The morphology of the Oriental rare monotypic ant genus Opamyrma

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In the recently published article “Unveiling the morphology of the Oriental rare monotypic ant genus Opamyrma Yamane, Bui & Eguchi, 2008 (Hymenoptera: Formicidae: Leptanillinae) and its evolutionary implications, with first descriptions of the male, larva, tentorium, and sting apparatus” in Myrmecological News, Aiki Yamada, Dai D. Nguyen, and Katsuyuki Eguchi share information on the morphology of worker, queen, male and larvae collected in China and Vietnam. Here, Aiki Yamada shares some pictures of the fieldwork and of the genus Opamyrma.

A Photoblog contribution by Aiki Yamada

The first author, Aiki Yamada, in Huaping Nature Reserve (China).

The worker of Opamyrma hungvuong Yamane, Bui & Eguchi, 2008. My first encounter with this mysterious ant unexpectedly occurred during a field exploration in Huaping Nature Reserve, Guangxi, China, in July 2017.

A well-preserved and beautiful forest in the nature reserve. I encountered many fascinating ants including Opamyrma, and other animals there.

Some of my animal photographs taken at that time are shown below.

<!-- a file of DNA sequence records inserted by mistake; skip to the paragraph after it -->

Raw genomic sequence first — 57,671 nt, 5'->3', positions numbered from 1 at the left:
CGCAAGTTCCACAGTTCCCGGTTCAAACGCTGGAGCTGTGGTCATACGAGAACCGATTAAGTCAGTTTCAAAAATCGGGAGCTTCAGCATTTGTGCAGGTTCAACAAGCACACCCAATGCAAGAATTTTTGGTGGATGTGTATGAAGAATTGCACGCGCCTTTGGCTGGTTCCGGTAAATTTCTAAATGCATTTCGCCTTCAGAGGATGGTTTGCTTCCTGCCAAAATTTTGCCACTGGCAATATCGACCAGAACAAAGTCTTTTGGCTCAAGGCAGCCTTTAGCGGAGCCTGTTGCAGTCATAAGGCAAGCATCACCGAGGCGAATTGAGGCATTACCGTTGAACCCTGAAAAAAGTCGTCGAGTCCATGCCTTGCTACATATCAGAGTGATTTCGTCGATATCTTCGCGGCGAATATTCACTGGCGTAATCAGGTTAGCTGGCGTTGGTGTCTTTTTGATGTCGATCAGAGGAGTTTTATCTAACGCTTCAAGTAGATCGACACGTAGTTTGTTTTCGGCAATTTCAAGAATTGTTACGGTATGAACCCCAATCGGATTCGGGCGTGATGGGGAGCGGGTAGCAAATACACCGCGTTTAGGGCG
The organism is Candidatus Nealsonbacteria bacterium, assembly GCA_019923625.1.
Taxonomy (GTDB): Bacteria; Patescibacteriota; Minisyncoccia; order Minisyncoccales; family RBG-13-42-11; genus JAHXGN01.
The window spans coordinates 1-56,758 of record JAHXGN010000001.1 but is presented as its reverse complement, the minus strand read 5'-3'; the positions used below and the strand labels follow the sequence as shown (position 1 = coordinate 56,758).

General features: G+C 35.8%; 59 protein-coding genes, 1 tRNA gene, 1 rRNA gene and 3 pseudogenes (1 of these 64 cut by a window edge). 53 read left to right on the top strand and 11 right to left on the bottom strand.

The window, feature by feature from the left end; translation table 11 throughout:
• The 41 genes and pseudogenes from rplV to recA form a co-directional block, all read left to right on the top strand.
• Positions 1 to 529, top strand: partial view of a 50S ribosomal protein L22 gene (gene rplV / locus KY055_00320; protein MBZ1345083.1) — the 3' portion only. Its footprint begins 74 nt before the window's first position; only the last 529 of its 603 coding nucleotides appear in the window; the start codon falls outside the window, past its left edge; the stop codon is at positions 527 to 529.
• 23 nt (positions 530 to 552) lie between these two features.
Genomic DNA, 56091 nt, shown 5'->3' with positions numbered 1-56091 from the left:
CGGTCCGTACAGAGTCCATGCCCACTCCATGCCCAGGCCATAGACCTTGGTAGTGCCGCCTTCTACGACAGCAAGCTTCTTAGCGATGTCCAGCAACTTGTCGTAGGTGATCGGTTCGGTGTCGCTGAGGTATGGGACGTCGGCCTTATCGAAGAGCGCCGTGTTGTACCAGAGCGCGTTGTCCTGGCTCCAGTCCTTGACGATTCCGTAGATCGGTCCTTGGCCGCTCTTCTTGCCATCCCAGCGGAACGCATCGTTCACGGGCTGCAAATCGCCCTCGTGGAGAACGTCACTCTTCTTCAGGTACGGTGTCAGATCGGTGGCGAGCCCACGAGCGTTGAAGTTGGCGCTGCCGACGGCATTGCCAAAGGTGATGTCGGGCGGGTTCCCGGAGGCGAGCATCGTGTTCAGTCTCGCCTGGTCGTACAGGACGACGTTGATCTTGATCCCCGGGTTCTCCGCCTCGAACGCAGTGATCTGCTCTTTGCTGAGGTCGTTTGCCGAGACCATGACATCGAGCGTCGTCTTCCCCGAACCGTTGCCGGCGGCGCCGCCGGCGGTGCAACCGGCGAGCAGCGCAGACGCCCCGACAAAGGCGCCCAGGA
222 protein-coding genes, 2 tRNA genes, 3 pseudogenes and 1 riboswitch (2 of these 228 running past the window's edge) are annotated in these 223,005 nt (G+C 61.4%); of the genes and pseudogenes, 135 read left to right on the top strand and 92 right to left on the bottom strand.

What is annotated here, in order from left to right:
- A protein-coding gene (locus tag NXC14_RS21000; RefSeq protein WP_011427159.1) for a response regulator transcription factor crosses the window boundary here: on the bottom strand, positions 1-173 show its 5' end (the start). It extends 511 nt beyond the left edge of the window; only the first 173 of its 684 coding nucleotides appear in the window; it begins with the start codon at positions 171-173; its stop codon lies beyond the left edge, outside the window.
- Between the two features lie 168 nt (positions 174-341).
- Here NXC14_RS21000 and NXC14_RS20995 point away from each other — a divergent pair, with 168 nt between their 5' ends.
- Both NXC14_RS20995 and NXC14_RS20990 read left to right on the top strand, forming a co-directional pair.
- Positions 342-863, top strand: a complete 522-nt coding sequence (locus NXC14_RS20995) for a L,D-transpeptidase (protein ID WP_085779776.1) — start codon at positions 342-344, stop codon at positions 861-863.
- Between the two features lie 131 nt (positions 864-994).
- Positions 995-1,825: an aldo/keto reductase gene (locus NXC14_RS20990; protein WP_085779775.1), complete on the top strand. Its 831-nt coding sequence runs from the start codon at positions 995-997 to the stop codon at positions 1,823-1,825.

Pheidole smythiesii, with a huge major worker.

A colony of Acanthomyrmex glabfemoralis, including also a huge major worker and brood. My ongoing study suggests this named species compose a species complex. Thus, one of the main purposes of this exploration was sampling this species, because this nature reserve is exactly the type locality.

A colony of Discothyrea sp. ants which are specialized predators of spider eggs. The nest chamber was covered by a silk layer which was likely derived from spider’s ootheca or nest. It also contained many rounded prey eggs, some of which have different sizes and colorations. It is particularly remarkable that some of the prey eggs have orangish coloration. My supervisor, Katsuyuki Eguchi, has observed interesting behavior of Discothyrea sp. using a reared colony collected from Vietnam (unpublished observation). He observed that the coloration of spider eggs changed from whitish to orangish as Discothyrea workers frequently lick the eggs. This suggests that they may have an unknown ability to process prey eggs for storage.

A Chinese false cobra, Pseudoxenodon macrops, near the stream, in the forest

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1 Response

  1. Marc Van der Stappen says:

    That Opamyrma-article is very, very good and inspiering for upcoming myrmecologists!!!

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